When the BJP picked Keshav Prasad Maurya as its party chief in Uttar Pradesh on April 8, it referred to him as someone who “will be able to take everyone along”. Two days later, the party expelled the Allahabad district unit secretary of its Mahila Morcha, Rajeshwari Patel, for questioning Maurya’s appointment on the ground that a “criminal case had been lodged against him”.
The case pertains to the suspected murder of a farmer, Ghulam Gaus alias Chand Khan, in 2011, in which Maurya was named as an accused along with three others. The four were acquitted on May 21, 2015, after six witnesses in the case turned hostile.
On Tuesday, the victim’s elder brother Nafees Khan, one of the men who turned hostile in court, told The Indian Express that they “decided to end the matter forever” because “nobody came forward to support” them and they could not “afford enmity with Maurya”.
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“What else could we have done? We are poor people. We are supporters of the Samajwadi Party but nobody came forward to support us. He (Maurya) was an MLA then (at the time of his arrest). Do you think we can afford enmity with him? So all of us (the witnesses) decided to end the matter forever, and we did not speak anything against Maurya and the others,” said Nafees, a resident of Nanmai village who was the complainant and the prime witness in the case.
After the witnesses failed to back the police chargesheet during trial, additional district and session judge R N Pandey acquitted the four accused, giving them benefit of doubt.
“Please do not try to make it an issue. I don’t want to pursue this matter any more because Maurya is a big man now and it would not be safe for our family,” said Nafees, 60, the eldest of six brothers. “We are thankful to the BSP government, which had got the case registered (in 2011). After the Samajwadi Party came to power, no one helped us in the fight. There was no threat to us from the accused.”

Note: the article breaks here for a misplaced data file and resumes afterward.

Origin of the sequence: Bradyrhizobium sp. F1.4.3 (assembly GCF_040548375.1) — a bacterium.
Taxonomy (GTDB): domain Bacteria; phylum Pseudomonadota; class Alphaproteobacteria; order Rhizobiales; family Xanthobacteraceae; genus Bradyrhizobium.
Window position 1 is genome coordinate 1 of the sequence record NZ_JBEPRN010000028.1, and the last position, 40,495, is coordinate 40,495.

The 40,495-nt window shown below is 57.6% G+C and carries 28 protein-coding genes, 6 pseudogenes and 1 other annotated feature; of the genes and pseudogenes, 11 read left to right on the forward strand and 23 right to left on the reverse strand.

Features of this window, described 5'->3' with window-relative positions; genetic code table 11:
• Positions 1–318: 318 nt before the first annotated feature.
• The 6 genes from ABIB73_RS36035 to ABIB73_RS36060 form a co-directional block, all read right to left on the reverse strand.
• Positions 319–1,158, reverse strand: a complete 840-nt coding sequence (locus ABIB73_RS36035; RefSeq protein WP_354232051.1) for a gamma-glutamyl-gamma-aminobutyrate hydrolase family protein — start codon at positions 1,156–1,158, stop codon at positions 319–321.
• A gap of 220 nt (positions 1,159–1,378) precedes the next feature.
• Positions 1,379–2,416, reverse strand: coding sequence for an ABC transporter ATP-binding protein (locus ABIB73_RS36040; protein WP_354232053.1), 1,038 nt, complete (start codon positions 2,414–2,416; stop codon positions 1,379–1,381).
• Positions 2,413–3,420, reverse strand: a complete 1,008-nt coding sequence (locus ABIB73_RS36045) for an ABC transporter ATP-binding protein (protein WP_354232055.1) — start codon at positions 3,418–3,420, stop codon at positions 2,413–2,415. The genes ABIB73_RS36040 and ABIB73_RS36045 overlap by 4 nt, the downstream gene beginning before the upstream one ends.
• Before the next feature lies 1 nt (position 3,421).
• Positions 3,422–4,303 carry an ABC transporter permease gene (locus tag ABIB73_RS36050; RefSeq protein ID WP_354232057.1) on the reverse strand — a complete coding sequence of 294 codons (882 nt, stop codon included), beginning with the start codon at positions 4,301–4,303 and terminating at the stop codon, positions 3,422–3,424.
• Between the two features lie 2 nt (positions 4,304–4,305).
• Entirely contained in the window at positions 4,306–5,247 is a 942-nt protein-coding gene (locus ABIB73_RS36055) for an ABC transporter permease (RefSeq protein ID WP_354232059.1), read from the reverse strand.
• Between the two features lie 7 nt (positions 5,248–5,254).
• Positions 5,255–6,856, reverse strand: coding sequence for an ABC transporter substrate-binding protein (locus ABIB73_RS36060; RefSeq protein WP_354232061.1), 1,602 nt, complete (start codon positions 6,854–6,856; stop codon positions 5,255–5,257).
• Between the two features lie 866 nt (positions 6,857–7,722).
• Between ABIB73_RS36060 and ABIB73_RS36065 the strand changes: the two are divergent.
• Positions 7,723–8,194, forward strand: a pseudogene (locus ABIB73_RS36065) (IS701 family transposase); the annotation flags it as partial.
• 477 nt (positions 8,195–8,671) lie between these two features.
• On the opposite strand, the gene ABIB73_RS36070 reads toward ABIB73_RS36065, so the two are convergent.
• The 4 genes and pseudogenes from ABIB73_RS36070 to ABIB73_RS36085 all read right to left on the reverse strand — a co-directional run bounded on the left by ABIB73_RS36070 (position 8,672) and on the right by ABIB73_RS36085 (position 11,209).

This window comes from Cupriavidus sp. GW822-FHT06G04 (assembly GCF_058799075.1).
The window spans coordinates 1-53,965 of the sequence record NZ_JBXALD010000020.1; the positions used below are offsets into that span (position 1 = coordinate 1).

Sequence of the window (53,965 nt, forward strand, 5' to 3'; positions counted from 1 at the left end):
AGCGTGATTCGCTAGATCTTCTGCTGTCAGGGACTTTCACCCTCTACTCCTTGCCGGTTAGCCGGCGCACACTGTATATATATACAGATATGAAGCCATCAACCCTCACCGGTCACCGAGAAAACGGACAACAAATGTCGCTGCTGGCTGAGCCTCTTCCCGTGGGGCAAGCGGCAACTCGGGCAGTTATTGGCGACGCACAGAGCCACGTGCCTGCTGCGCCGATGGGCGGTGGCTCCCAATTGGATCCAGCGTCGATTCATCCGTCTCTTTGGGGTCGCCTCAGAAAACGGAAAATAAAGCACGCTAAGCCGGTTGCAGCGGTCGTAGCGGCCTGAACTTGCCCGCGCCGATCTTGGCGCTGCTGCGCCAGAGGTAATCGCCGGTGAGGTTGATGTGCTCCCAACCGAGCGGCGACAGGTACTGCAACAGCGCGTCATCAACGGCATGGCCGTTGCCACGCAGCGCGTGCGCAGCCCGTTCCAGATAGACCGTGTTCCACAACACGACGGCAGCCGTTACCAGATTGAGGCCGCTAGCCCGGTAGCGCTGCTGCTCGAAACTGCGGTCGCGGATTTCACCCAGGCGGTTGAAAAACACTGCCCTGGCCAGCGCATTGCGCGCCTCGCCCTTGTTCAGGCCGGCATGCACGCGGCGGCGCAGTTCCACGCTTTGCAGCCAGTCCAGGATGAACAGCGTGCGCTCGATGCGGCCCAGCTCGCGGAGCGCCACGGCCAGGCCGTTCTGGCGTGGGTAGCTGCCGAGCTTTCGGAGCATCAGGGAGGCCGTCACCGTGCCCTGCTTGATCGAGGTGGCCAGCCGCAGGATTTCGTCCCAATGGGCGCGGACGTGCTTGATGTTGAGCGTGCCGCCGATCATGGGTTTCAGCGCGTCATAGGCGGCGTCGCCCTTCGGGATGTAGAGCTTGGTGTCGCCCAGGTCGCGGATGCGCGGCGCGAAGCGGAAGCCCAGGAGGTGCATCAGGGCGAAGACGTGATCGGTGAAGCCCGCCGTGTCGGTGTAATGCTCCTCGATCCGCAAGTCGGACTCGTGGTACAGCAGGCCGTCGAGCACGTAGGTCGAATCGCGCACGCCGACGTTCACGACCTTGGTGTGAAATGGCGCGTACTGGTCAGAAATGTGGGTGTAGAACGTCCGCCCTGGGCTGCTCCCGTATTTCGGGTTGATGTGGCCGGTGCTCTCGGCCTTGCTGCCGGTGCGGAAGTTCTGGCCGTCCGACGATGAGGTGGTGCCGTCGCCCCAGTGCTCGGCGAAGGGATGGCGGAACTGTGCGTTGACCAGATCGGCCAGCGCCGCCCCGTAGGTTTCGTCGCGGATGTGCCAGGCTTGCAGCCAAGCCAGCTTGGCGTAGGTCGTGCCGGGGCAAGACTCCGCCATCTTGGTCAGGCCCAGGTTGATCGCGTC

The other witnesses included the victim’s cousins, Shahzade and Kabir, a distant relative, Shakeel, and two neighbours, Javed and Badru. They were not present in the village Tuesday.
When contacted, Maurya denied that the witnesses had turned hostile and said the case was lodged because of “political reasons”. “That was not a murder. That man died because of an accident but a murder case was lodged. The post-mortem report states that he had died of an accident,” said Maurya, an MP from Allahabad’s Phulpur. A native of Kasia village, he was a VHP leader at the time of the murder in 2011. Kasia is about 8 km from Nanmai.
Maurya was charged with conspiracy to commit murder while three men known to be his supporters, Rakesh Kumar Chaurasia, Sant Lal Maurya and Ram Balak Maurya (not related to Maurya), were booked for murder.
According to the autopsy report, Chand Khan — a father of two children aged five and seven — died on August 31, 2011 after sustaining injuries to the head. According to the FIR, the incident took place around 6 am on Eid. Chand asked his neighbours to stop playing the loudspeaker on high volume as it was time for namaz. Following a heated exchange, Ram Balak, Rakesh and Sant Lal “strangled” the victim after being “provoked” by Maurya, the FIR stated.
According to police, Nafees got an FIR registered against the three men for murder (IPC Section 302), and against Keshav Prasad Maurya for conspiracy (Section 120 B) and under Section 7 of the Criminal Law Amendment Act, accusing him of provoking the three men.
But the case took a turn in court. “Six prime witnesses in the case, including the complainant Nafees Khan, did not support the prosecution theory and were declared hostile. Nafees also did not support the contents of the FIR. No appeal against the acquittal has been filed,” said Ghanshyam Kumar, Government counsel, Kaushambi. “All four accused were arrested and sent to jail. But at the time of judgment, all of them were out on bail.”
Sant Lal currently works in a private bank, while Ram Balak is employed in a local school. Rakesh Kumar is settled in Mumbai.